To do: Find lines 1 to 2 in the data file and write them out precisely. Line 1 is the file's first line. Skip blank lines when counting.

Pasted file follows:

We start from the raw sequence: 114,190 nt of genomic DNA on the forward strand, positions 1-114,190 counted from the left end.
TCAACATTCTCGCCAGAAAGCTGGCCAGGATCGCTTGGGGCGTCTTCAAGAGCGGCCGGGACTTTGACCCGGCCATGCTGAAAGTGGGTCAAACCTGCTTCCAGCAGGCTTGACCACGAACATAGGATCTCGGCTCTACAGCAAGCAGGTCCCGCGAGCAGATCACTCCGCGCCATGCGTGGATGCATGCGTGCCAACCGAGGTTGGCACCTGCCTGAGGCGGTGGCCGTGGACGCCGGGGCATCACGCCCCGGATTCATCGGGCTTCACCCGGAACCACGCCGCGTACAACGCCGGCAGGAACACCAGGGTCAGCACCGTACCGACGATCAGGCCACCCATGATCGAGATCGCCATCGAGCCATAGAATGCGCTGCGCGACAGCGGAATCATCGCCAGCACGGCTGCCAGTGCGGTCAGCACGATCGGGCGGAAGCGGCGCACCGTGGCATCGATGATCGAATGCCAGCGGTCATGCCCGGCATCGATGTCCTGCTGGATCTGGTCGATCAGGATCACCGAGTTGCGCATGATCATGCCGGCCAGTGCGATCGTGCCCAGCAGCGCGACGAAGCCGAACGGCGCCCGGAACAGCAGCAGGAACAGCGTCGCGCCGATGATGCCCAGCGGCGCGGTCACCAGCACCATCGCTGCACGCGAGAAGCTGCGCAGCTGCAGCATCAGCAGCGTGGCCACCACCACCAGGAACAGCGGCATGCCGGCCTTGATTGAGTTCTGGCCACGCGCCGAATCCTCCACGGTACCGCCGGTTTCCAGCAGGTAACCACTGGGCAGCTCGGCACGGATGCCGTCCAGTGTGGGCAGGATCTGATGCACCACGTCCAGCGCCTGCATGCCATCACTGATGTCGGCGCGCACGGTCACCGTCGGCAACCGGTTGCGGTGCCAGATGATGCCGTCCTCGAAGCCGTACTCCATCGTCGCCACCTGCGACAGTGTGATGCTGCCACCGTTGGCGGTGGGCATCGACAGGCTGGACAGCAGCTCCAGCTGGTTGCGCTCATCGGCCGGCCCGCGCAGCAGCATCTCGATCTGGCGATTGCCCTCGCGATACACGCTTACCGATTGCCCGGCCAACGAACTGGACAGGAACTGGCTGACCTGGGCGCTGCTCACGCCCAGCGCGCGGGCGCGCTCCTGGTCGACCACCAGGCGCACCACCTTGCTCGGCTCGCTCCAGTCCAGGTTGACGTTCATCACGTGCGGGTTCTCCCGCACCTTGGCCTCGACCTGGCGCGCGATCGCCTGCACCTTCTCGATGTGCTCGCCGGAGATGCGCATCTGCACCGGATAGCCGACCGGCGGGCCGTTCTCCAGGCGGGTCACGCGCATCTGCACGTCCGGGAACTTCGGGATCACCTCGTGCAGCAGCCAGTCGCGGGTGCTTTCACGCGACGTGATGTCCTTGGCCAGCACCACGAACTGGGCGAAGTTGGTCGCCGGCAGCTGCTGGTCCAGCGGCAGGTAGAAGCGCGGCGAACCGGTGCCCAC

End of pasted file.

We start from the raw sequence: 114,190 nt of genomic DNA on the forward strand, positions 1-114,190 counted from the left end.
TCAACATTCTCGCCAGAAAGCTGGCCAGGATCGCTTGGGGCGTCTTCAAGAGCGGCCGGGACTTTGACCCGGCCATGCTGAAAGTGGGTCAAACCTGCTTCCAGCAGGCTTGACCACGAACATAGGATCTCGGCTCTACAGCAAGCAGGTCCCGCGAGCAGATCACTCCGCGCCATGCGTGGATGCATGCGTGCCAACCGAGGTTGGCACCTGCCTGAGGCGGTGGCCGTGGACGCCGGGGCATCACGCCCCGGATTCATCGGGCTTCACCCGGAACCACGCCGCGTACAACGCCGGCAGGAACACCAGGGTCAGCACCGTACCGACGATCAGGCCACCCATGATCGAGATCGCCATCGAGCCATAGAATGCGCTGCGCGACAGCGGAATCATCGCCAGCACGGCTGCCAGTGCGGTCAGCACGATCGGGCGGAAGCGGCGCACCGTGGCATCGATGATCGAATGCCAGCGGTCATGCCCGGCATCGATGTCCTGCTGGATCTGGTCGATCAGGATCACCGAGTTGCGCATGATCATGCCGGCCAGTGCGATCGTGCCCAGCAGCGCGACGAAGCCGAACGGCGCCCGGAACAGCAGCAGGAACAGCGTCGCGCCGATGATGCCCAGCGGCGCGGTCACCAGCACCATCGCTGCACGCGAGAAGCTGCGCAGCTGCAGCATCAGCAGCGTGGCCACCACCACCAGGAACAGCGGCATGCCGGCCTTGATTGAGTTCTGGCCACGCGCCGAATCCTCCACGGTACCGCCGGTTTCCAGCAGGTAACCACTGGGCAGCTCGGCACGGATGCCGTCCAGTGTGGGCAGGATCTGATGCACCACGTCCAGCGCCTGCATGCCATCACTGATGTCGGCGCGCACGGTCACCGTCGGCAACCGGTTGCGGTGCCAGATGATGCCGTCCTCGAAGCCGTACTCCATCGTCGCCACCTGCGACAGTGTGATGCTGCCACCGTTGGCGGTGGGCATCGACAGGCTGGACAGCAGCTCCAGCTGGTTGCGCTCATCGGCCGGCCCGCGCAGCAGCATCTCGATCTGGCGATTGCCCTCGCGATACACGCTTACCGATTGCCCGGCCAACGAACTGGACAGGAACTGGCTGACCTGGGCGCTGCTCACGCCCAGCGCGCGGGCGCGCTCCTGGTCGACCACCAGGCGCACCACCTTGCTCGGCTCGCTCCAGTCCAGGTTGACGTTCATCACGTGCGGGTTCTCCCGCACCTTGGCCTCGACCTGGCGCGCGATCGCCTGCACCTTCTCGATGTGCTCGCCGGAGATGCGCATCTGCACCGGATAGCCGACCGGCGGGCCGTTCTCCAGGCGGGTCACGCGCATCTGCACGTCCGGGAACTTCGGGATCACCTCGTGCAGCAGCCAGTCGCGGGTGCTTTCACGCGACGTGATGTCCTTGGCCAGCACCACGAACTGGGCGAAGTTGGTCGCCGGCAGCTGCTGGTCCAGCGGCAGGTAGAAGCGCGGCGAACCGGTGCCCAC